This house on River Road, Chenango Bridge, was once a dairy barn. It was converted to a house
in the 1930s, with a second renovation done in the 50s. The last owners did another renovation beginning in the late 1980s. The cattle were in the lower part and the upper storeys were hay mows. The hay track remains in the peak of the house, but covered now.
It is now a luxurious home with so many rooms a person could get lost in it. In fact the current owners were living there three months when they found another room.
This barn is a tobacco barn and still smells of tobacco when you step inside. The barn is not far from the river and I believe the tobacco was grown in a field near the river bank. Windows have been put into the openings.
The barn is on the former Thomas property in Chenango Bridge. The house was there when the Thomas family came from Connecticut just before 1832. The house has many of its original features including remains of a cistern in the cellar, wavy window glass, original doors and hardware and a stairway with a newell post.
We visited a house on Shore Acres Drive that was remodeled from a house with cardboard and paper insulation to a modern home with a spiral staircase that the current owner and his father built. The fordway from Chenango Bridge to Port Crane is down the driveway. This was used before the bridge at Chenango Bridge was built. This home is charming and decorated with art work done by the owner's mother and brother and features a beautAiful stone fireplace that was part of the original house.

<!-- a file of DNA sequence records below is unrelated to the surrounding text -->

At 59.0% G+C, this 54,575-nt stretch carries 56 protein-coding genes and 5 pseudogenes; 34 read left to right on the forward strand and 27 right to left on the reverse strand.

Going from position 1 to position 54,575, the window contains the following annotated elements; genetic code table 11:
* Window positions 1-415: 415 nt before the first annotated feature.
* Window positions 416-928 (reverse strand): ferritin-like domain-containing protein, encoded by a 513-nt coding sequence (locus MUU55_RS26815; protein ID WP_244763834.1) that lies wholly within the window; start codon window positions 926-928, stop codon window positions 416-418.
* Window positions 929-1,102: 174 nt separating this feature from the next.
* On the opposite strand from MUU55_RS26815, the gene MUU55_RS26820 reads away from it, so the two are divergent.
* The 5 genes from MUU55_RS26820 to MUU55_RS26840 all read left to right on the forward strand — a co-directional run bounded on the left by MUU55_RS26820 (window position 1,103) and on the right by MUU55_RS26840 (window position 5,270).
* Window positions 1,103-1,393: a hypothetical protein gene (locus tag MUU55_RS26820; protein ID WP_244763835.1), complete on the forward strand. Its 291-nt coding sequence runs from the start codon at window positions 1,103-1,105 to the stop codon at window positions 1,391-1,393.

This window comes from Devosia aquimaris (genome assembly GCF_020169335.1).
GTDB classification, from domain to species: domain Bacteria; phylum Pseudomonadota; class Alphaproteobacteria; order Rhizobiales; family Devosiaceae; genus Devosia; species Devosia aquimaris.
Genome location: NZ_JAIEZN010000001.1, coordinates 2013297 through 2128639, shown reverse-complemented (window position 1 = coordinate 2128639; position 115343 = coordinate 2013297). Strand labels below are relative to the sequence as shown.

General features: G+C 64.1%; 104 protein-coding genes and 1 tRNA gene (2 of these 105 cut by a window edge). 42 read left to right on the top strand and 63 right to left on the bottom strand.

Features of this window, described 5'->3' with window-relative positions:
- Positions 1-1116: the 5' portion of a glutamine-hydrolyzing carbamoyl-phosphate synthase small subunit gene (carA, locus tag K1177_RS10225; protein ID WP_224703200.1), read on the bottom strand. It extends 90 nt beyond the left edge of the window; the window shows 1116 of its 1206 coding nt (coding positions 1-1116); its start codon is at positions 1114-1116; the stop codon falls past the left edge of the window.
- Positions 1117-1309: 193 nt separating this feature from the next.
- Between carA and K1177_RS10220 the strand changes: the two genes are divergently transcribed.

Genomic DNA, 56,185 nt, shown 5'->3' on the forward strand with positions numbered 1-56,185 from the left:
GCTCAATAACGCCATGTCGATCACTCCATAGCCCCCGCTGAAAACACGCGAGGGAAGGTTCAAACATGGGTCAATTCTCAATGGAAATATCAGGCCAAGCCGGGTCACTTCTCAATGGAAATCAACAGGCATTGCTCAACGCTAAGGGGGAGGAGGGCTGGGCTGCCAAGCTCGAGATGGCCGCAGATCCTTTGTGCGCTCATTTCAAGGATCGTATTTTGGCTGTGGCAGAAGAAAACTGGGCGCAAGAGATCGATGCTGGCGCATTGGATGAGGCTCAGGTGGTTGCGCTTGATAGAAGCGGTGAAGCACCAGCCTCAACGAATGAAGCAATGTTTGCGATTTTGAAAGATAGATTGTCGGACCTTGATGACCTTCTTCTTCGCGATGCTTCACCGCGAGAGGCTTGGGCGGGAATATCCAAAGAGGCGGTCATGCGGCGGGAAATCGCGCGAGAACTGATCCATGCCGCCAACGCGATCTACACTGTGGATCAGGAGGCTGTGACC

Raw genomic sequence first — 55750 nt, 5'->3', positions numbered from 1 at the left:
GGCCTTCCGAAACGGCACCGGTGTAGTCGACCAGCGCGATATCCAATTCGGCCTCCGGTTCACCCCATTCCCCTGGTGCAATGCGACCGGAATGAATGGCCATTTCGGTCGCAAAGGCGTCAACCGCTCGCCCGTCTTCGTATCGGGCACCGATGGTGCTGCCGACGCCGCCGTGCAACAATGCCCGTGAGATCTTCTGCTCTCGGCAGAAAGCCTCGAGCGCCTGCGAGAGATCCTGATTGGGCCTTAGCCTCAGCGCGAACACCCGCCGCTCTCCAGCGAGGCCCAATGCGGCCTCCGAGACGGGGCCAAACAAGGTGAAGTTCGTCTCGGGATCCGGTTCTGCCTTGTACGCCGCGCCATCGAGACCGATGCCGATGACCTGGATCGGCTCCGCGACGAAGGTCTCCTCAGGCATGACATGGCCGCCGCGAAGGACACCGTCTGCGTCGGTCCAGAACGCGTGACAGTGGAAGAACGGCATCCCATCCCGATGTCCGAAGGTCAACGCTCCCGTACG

It was interesting to visit the Birchard home on Kattelville Road. This large house was once the Wagner Rest Home. It was purchased by Endicott Johnson for a rest home for female employees. The women recovered from nervous ailments and surgeries. They slept on a porch dormitory, with beds heated by soapstones in winter. The women spent much time outside with mandatory rest in the afternoons. One of the visitors yesterday was of a woman whose mother was there. She had pictures of her mother at the home.
We enjoyed a visit to the Beach farm on Prentice Road. This farm has barn quilts, which I've shown in a previous blog early in the summer.
Thanks to Chenango Historian Alice Ruby and her deputy Fran Lamb and to Laurel for all the work they put into this tour. I hope they do another one next year.
After the tour I went home and made BLTs using more of those heirloom tomatoes. So good and what a wonderful flavor they have.
Back to machine quilting my Chickens and Roosters wall hanging that I pieced some years ago.